My grandad also held deep admiration for what he called “the working man,” specifically people who worked with their hands. “A man doesn’t need a college degree to achieve the American dream,” he would often tell my father. A man could work with his hands—build things, manufacture things, repair things—and earn a good living, good enough to support a family, purchase a home and retire with enough savings to maintain a decent standard of living. He saw the working man as the proud, heroic heart of American society.

Oddly, he did not possess the gift of working with his hands, which may be why he developed a very specific vision for his life. He wanted to be the director of an industrial arts program for a major urban school system. He wanted to help train the next generation of working men. He knew this by the time he reached high school. He went to college to learn how to teach industrial arts and eventually earned a Ph.D. in vocational education from the University of Minnesota. In the early 1940s the Baltimore, MD board of education hired him as Supervisor for Industrial Arts, a job he held for over 30 years. He retired in the mid-70s for health reasons related to diabetes and died soon after that.

Baltimore desegregated its schools soon after the 1954 Brown vs. Board of Education Supreme Court decision. As was the case in many towns and cities, White parents boycotted. They kept their children home. Grandad Pawelek refused to participate in the boycott. He went to work and he sent his kids to school. My father has vivid memories of White parents lining the walkway to the school entrance, taunting and spitting at him and the small handful of White students whose parents weren’t boycotting. We aren’t sure what my grandfather thought about integration or the boycott. The message to my father was crystal clear: your education is more important than whatever I may think or say about Black people.

In the pre-segregation era when my father was in elementary school, he and my grandad had an interesting Saturday morning routine. They would visit the schools under Grandad’s supervision. They would drive first to a White school, get out of the car, enter the shop wing, remove the best tools and equipment, load up the car, drive it across the city to a Black school, and replace what my father calls the ‘crappy’ tools and equipment at the Black school with the high quality tools and equipment from the White school. While they did this, my grandad would talk to his son about the working man. He didn’t talk about the White working man. It was just the working man. As Supervisor for Industrial Arts for the City of Baltimore, he understood it was his job to insure that every student received an education that would enable them to take their place in that proud, heroic heart of American society. If the Black schools under his supervision did not have adequate tools to successfully educate Black students, it reflected poorly on his leadership and he would do what he could to make things fair.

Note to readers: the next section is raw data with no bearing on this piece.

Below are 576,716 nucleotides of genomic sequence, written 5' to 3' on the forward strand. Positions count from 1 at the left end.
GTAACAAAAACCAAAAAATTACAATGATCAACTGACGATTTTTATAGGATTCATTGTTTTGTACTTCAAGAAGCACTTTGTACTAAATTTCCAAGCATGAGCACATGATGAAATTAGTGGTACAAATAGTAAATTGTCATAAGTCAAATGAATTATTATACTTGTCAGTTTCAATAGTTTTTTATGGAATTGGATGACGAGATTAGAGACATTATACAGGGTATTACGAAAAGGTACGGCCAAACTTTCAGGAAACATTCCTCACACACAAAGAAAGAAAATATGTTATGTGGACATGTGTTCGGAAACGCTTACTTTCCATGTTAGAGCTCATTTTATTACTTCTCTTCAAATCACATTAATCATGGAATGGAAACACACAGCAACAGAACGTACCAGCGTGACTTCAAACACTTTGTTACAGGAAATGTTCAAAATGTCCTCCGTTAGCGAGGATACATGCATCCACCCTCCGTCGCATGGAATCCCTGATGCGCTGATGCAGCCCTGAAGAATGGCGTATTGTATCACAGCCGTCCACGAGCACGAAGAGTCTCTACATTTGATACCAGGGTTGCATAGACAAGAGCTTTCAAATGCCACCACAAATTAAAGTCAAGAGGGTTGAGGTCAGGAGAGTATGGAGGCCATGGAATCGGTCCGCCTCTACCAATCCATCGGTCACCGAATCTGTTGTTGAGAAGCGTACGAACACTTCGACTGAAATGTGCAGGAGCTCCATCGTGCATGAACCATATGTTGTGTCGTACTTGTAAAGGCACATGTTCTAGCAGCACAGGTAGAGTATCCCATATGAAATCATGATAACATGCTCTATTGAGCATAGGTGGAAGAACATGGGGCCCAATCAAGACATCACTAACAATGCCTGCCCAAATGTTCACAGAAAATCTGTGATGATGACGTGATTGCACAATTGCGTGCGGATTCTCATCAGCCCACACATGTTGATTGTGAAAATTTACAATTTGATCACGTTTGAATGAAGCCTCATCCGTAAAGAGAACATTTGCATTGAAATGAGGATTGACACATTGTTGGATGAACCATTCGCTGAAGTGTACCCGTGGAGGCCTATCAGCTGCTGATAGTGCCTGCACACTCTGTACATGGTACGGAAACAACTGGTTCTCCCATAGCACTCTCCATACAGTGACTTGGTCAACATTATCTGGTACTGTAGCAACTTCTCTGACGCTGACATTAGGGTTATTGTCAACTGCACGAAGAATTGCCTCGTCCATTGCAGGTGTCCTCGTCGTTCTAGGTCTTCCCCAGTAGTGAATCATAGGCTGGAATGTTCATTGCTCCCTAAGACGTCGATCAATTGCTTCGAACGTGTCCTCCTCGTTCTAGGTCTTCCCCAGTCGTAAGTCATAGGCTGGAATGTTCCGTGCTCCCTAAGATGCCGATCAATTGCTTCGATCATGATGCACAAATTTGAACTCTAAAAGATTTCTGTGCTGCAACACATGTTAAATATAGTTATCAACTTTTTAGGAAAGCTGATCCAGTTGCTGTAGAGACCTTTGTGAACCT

What I find so fascinating and confusing about this story is that despite his racist beliefs, he behaved in a principled way. He believed Blacks were inferior to Whites, but somehow his racism did not eclipse his sense of obligation to every school, teacher and student under his supervision. His racism did not eclipse his commitment to equality of opportunity. His racism did not eclipse his vision of who America is for, who could enter the working class, get a good job, support a family, purchase a home. His principles were bigger than his racism. His America was bigger than his racism.

The original title of this sermon was “What About All That Rage?” There are two underlying sources of White rage in the United States. The first is legitimate and the nation—including communities of faith—needs to address it: rage at rising economic inequality, economic neglect, the disappearance of traditional blue color jobs, a related deterioration of communities where those jobs were prevalent, and a prevailing sense of alienation, cynicism and loss in those communities. Though this rage is most closely associated in the public mind with White communities in the American rust belt—the declining manufacturing centers of Pennsylvania, Ohio, Michigan and Wisconsin—it exists everywhere in the country. It existed long before the 2016 presidential campaign, and people feel it across the political spectrum. Bernie Sanders spoke to this rage on the political left as much as Donald Trump on the right. During the party primaries it was fascinating to note a significant overlap among Sanders and Trump supporters. On the Democratic side in particular, often voters weren’t choosing between Sanders and Clinton. They were choosing between Sanders and Trump. In my sermon on the Sunday after the election I said if this election result was truly “a cry for economic renewal; if President-elect Trump and his supporters understand he has just been charged with dismantling the forces driving the nation’s industrial decline, driving the stark, immoral and unsustainable rise in income inequality, driving the erosion of workers’ rights, wages and dignity … that’s a movement I want to be in.”[1] Principle, not party.